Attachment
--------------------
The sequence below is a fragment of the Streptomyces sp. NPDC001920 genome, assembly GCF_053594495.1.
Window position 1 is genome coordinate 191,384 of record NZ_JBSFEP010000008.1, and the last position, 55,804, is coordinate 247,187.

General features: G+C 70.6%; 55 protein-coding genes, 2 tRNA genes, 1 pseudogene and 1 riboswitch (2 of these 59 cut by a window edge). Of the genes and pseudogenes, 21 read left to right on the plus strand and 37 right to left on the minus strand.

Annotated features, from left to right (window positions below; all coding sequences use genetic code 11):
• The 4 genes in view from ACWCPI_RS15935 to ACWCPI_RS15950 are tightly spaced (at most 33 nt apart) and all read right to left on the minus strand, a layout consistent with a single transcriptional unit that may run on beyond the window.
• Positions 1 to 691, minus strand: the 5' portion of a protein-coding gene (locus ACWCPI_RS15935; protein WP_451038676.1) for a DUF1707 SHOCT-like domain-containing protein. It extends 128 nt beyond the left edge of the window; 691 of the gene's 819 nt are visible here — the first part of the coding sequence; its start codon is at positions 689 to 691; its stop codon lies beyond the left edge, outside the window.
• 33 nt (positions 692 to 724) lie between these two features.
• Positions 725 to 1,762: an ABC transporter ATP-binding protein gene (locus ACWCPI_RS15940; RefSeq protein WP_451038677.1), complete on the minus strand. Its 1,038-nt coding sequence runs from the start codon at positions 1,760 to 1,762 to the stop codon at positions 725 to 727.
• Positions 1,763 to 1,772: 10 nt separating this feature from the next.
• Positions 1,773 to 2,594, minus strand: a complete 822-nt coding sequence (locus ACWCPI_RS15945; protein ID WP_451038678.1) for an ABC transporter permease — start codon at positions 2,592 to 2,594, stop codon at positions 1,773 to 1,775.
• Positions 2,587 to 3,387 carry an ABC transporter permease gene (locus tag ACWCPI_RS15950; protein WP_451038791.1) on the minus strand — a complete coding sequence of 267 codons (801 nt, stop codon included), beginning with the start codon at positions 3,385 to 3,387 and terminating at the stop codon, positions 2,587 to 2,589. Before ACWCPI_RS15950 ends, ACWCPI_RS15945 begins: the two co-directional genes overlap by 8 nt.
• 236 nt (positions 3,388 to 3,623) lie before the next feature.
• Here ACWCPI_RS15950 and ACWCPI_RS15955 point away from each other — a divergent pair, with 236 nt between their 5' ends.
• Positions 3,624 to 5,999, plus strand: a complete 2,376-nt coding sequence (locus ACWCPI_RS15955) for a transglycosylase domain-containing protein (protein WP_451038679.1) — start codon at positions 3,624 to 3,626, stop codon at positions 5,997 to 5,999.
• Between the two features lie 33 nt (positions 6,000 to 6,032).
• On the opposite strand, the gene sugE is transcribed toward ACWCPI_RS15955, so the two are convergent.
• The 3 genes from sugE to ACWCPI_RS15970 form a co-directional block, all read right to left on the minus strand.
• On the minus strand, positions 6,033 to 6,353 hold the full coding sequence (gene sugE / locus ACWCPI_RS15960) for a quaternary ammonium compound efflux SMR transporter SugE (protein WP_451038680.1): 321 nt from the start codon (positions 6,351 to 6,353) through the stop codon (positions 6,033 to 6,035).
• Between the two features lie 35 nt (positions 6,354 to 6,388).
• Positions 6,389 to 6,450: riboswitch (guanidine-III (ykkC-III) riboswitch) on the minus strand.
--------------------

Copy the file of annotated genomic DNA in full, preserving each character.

The sequence below is a fragment of the Streptomyces sp. NPDC001920 genome, assembly GCF_053594495.1.
Window position 1 is genome coordinate 191,384 of record NZ_JBSFEP010000008.1, and the last position, 55,804, is coordinate 247,187.

General features: G+C 70.6%; 55 protein-coding genes, 2 tRNA genes, 1 pseudogene and 1 riboswitch (2 of these 59 cut by a window edge). Of the genes and pseudogenes, 21 read left to right on the plus strand and 37 right to left on the minus strand.

Annotated features, from left to right (window positions below; all coding sequences use genetic code 11):
• The 4 genes in view from ACWCPI_RS15935 to ACWCPI_RS15950 are tightly spaced (at most 33 nt apart) and all read right to left on the minus strand, a layout consistent with a single transcriptional unit that may run on beyond the window.
• Positions 1 to 691, minus strand: the 5' portion of a protein-coding gene (locus ACWCPI_RS15935; protein WP_451038676.1) for a DUF1707 SHOCT-like domain-containing protein. It extends 128 nt beyond the left edge of the window; 691 of the gene's 819 nt are visible here — the first part of the coding sequence; its start codon is at positions 689 to 691; its stop codon lies beyond the left edge, outside the window.
• 33 nt (positions 692 to 724) lie between these two features.
• Positions 725 to 1,762: an ABC transporter ATP-binding protein gene (locus ACWCPI_RS15940; RefSeq protein WP_451038677.1), complete on the minus strand. Its 1,038-nt coding sequence runs from the start codon at positions 1,760 to 1,762 to the stop codon at positions 725 to 727.
• Positions 1,763 to 1,772: 10 nt separating this feature from the next.
• Positions 1,773 to 2,594, minus strand: a complete 822-nt coding sequence (locus ACWCPI_RS15945; protein ID WP_451038678.1) for an ABC transporter permease — start codon at positions 2,592 to 2,594, stop codon at positions 1,773 to 1,775.
• Positions 2,587 to 3,387 carry an ABC transporter permease gene (locus tag ACWCPI_RS15950; protein WP_451038791.1) on the minus strand — a complete coding sequence of 267 codons (801 nt, stop codon included), beginning with the start codon at positions 3,385 to 3,387 and terminating at the stop codon, positions 2,587 to 2,589. Before ACWCPI_RS15950 ends, ACWCPI_RS15945 begins: the two co-directional genes overlap by 8 nt.
• 236 nt (positions 3,388 to 3,623) lie before the next feature.
• Here ACWCPI_RS15950 and ACWCPI_RS15955 point away from each other — a divergent pair, with 236 nt between their 5' ends.
• Positions 3,624 to 5,999, plus strand: a complete 2,376-nt coding sequence (locus ACWCPI_RS15955) for a transglycosylase domain-containing protein (protein WP_451038679.1) — start codon at positions 3,624 to 3,626, stop codon at positions 5,997 to 5,999.
• Between the two features lie 33 nt (positions 6,000 to 6,032).
• On the opposite strand, the gene sugE is transcribed toward ACWCPI_RS15955, so the two are convergent.
• The 3 genes from sugE to ACWCPI_RS15970 form a co-directional block, all read right to left on the minus strand.
• On the minus strand, positions 6,033 to 6,353 hold the full coding sequence (gene sugE / locus ACWCPI_RS15960) for a quaternary ammonium compound efflux SMR transporter SugE (protein WP_451038680.1): 321 nt from the start codon (positions 6,351 to 6,353) through the stop codon (positions 6,033 to 6,035).
• Between the two features lie 35 nt (positions 6,354 to 6,388).
• Positions 6,389 to 6,450: riboswitch (guanidine-III (ykkC-III) riboswitch) on the minus strand.